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Net Law Roundup #12

by Jeremy Malcolm, Internet lawyer

Have you ever received a phone bill that was twice as high - or more - than what you expected? It doesn't necessarily mean that someone around the house has been making late-night 1900 calls! For many Internet users, particularly in rural and regional areas, it can mean that something has gone awry with billing on the telephone line they use for the Internet.

There are a variety of causes of this sort of unpleasant surprise, such as unknowingly making calls outside the local call zone, being time-charged for your calls if you use an ISDN modem to connect, and downloading software that tricks you into reconnecting your modem to the Internet using an international phone number (this scam is often found on adult Web sites).

Many of these problems - such as dialling out of the local call zone - are generally the user's own responsibility, and it is unlikely that any remedy can be obtained from their phone company or ISP. But other phone bill disputes often do turn out to be the phone company's problem, and if you cannot figure out what is wrong with your telephone bill it is worth at least investigating this possibility.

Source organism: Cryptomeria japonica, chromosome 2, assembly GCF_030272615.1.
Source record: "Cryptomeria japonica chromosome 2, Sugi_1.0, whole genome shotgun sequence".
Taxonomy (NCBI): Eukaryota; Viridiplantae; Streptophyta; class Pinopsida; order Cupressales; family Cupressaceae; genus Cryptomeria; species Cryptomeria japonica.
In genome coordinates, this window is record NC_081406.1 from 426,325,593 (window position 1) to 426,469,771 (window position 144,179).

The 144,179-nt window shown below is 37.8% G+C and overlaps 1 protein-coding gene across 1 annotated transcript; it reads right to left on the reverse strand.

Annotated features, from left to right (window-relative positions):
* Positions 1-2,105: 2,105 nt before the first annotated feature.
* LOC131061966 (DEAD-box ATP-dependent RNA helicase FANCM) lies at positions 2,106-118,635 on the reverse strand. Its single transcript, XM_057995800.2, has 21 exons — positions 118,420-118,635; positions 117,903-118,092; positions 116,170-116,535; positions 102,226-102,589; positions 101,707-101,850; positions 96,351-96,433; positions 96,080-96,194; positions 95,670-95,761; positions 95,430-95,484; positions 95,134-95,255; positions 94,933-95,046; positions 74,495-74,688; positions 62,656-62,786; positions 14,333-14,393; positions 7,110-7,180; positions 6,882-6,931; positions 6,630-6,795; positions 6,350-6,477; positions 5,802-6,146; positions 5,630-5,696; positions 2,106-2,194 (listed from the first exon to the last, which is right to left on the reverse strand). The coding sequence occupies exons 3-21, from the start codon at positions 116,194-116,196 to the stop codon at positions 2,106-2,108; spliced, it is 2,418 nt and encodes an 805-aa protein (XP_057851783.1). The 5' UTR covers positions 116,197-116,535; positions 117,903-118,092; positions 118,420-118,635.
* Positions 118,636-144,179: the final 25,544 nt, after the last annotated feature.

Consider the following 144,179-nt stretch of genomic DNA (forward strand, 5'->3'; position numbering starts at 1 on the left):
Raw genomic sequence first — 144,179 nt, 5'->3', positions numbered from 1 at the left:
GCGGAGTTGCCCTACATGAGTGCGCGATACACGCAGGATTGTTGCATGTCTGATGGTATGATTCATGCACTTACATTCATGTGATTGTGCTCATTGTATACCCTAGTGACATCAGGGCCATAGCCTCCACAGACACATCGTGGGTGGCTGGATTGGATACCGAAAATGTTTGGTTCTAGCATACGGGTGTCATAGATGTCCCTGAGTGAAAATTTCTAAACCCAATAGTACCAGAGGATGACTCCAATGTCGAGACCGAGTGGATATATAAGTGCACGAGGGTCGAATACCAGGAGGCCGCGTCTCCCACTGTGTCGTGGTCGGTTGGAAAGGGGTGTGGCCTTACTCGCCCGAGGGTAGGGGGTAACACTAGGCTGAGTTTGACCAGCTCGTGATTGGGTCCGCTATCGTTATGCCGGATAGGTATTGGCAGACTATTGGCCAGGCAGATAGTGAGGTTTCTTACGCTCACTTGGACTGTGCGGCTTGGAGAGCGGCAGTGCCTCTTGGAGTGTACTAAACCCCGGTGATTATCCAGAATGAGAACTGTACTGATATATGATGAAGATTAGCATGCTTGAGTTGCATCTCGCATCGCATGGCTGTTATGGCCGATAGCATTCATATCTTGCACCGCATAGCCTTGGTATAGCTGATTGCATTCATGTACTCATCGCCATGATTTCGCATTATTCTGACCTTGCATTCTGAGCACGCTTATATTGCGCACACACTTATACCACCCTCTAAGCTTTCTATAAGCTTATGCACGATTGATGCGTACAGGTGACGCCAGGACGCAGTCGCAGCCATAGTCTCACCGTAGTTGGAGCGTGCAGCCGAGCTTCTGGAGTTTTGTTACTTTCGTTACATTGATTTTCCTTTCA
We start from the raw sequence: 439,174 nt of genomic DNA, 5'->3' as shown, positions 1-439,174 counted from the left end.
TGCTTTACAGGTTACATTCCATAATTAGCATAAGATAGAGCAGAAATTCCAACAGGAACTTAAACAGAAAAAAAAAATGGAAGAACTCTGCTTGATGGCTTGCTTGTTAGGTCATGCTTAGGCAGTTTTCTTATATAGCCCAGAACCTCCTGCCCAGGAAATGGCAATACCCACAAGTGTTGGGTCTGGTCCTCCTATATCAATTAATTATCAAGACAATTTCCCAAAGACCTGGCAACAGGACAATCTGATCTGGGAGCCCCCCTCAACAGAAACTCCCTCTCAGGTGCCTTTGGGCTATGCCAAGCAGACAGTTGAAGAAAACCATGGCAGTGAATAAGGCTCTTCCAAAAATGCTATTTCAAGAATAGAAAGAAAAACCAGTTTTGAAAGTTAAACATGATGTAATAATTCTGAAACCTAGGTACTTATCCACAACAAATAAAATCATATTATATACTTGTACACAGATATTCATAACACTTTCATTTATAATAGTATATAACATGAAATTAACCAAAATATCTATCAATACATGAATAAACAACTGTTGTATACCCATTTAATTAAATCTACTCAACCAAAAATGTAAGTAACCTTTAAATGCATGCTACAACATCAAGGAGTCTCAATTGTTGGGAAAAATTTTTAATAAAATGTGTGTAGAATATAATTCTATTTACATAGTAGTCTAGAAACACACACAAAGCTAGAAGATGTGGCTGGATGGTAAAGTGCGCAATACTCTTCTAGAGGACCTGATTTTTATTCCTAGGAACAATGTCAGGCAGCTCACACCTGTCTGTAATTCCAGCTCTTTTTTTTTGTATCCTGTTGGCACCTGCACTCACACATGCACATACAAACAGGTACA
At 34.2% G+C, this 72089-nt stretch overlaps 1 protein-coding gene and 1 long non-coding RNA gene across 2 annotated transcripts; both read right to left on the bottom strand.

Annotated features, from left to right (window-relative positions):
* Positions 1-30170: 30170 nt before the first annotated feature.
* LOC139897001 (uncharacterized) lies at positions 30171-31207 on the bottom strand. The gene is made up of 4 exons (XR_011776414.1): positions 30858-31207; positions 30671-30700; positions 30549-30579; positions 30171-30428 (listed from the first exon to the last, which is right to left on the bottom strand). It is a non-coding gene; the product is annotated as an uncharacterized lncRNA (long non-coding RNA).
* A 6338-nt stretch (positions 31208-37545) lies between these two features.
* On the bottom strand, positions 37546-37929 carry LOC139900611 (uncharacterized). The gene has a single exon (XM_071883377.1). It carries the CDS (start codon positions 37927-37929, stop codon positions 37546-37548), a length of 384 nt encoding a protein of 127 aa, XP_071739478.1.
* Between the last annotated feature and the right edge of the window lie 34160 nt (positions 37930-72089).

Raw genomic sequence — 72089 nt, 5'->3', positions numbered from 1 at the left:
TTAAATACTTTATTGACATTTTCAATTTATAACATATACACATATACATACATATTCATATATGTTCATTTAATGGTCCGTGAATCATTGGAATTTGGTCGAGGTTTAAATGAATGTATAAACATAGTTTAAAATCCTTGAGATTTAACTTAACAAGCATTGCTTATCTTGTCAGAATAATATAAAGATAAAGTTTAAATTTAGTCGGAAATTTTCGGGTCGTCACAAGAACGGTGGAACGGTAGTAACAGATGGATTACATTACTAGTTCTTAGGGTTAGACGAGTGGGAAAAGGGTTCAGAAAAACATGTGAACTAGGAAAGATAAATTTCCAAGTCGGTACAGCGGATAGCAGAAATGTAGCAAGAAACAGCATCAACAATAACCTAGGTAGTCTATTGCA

Telecommunications companies are required to comply with a number of codes of conduct approved by the Australian Communications Authority (the ACA). Some of these codes have been developed by the telecommunications industry rather than by the ACA and compliance with these is voluntary, however the ACA can direct the phone company to comply with these codes if it does not do so voluntarily.

Among the codes to be found on the ACA's Web site ( are codes dealing with complaint handling (which set down time periods for complaints to be resolved), new connections and faults (which provide maxmimum waiting periods for service), billing (which deal with matters such as how far back items on your bill can go - namely 190 days), and transferring to another phone company.

If you make a complaint to your phone company which is not resolved to your satisfaction within 30 days, and if you are confident that the terms of service you have agreed with the phone company or the ACA codes of conduct are on your side, you can make a complaint to the Telecommunications Industry Ombudsman (TIO). The TIO will help you to resolve the complaint at no charge to you.

Please Note: The information contained in this article is general in nature and cannot be regarded as anything more than general comment. Readers of this article should not act on the basis of this comment without consulting one of iLaw’s legal practitioners who will consider their particular circumstances